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Montana Will Allow Transgender People to Change Their Birth Record

AP Photo/Armando Franca

This week, Montana’s Department of Public Health and Human Services said that it will temporarily allow transgender residents to change the gender on their birth certificates.


The Department’s decision comes after a judge’s ruling that state health officials made “calculated violations” of his order enjoining enforcement of a state law, S.B. 280, which required for transgender individuals who wanted to change their sex on their birth certificate to undergo “gender-affirming” surgery and file a court petition.

Townhall covered last week how District Court Judge Michael G. Moses blocked the state law days after the DPHHS adopted a new rule permanently blocking residents from altering the sex on their birth certificate unless there was a “scrivener’s error” on the document.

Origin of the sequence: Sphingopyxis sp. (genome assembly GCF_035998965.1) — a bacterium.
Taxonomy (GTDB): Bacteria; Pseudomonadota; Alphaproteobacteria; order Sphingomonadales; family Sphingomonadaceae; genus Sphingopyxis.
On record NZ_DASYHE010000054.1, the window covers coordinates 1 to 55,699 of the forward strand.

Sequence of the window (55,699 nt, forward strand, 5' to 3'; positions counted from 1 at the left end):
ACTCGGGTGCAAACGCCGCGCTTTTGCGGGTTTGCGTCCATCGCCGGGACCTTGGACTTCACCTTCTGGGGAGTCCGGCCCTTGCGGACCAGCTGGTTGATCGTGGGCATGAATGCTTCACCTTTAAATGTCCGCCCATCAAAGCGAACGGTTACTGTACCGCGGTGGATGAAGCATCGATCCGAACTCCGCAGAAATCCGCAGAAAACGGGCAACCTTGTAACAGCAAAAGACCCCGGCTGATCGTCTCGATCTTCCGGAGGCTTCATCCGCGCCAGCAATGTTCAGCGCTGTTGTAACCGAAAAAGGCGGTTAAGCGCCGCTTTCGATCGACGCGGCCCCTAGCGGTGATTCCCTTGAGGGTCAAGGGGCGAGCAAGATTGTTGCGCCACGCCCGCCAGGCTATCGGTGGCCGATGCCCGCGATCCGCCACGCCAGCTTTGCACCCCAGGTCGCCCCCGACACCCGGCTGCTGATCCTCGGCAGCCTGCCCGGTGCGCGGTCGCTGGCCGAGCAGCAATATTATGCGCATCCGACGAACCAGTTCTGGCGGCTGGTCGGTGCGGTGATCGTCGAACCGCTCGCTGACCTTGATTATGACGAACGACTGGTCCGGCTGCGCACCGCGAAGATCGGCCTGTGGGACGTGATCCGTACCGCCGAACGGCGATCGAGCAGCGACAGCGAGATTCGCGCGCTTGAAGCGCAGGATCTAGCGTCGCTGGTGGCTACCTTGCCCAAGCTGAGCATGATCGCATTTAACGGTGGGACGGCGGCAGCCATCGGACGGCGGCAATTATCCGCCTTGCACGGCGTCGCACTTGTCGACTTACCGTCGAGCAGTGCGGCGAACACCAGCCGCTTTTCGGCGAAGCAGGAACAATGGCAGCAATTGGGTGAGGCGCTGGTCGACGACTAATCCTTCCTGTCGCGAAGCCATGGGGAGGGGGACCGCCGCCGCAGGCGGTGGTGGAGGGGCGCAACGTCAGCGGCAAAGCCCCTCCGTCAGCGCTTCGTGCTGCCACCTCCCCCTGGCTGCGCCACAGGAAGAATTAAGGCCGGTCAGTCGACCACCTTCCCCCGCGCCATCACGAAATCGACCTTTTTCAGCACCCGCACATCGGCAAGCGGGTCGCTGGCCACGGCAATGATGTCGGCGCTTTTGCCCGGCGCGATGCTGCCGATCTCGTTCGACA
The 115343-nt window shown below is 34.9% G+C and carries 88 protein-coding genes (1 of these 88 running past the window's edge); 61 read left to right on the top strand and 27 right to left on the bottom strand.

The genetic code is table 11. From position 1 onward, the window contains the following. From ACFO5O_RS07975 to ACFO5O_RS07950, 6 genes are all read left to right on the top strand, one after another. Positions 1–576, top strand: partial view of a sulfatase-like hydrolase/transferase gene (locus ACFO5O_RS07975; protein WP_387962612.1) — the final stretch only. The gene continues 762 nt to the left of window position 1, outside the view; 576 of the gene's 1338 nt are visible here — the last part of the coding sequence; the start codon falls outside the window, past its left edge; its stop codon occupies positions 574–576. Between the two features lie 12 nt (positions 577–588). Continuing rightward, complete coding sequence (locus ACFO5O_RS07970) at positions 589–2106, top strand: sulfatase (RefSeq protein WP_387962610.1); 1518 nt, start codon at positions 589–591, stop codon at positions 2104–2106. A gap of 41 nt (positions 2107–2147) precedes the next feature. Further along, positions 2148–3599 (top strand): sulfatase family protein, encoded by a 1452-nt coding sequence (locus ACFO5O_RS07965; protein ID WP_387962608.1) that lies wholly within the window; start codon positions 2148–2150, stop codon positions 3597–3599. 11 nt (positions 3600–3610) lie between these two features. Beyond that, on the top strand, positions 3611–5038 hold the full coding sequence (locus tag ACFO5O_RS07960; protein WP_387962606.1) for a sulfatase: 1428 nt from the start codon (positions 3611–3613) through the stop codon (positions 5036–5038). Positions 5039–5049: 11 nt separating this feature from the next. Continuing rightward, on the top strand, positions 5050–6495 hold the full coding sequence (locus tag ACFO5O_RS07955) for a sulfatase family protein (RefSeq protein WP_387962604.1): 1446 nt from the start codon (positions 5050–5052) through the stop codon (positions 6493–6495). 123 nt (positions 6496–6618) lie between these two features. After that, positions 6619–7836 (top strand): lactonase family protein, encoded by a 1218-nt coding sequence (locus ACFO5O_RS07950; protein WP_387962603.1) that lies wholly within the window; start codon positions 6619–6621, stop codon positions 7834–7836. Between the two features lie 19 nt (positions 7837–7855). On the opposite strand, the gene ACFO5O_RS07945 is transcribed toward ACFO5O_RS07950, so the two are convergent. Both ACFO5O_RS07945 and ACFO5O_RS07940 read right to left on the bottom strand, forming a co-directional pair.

“As some scientists have noted, ‘[h]uman sex is an observable, immutable and important biological classification,’ it is biological (and thus, genetic), binary, and immutable,” the rule stated. “The department agrees.”


Reuters reported that Moses’ decision that blocked enforcement of S.B.280 also blocked the DPHHS’ new rule because that the law “cannot be circumvented by departmental action.”

Following Moses' decision, the DPHHS said they would disregard it and continue to enforce its new rule according to the Associated Press.

In a turn of events, Politico reported this week that DPHHS said it would comply with the order despite disagreeing with it. 

The order stemmed from a lawsuit filed by two transgender individuals against the state law, which was passed last year. The American Civil Liberties Union (ACLU) filed the lawsuit on behalf of the two individuals.

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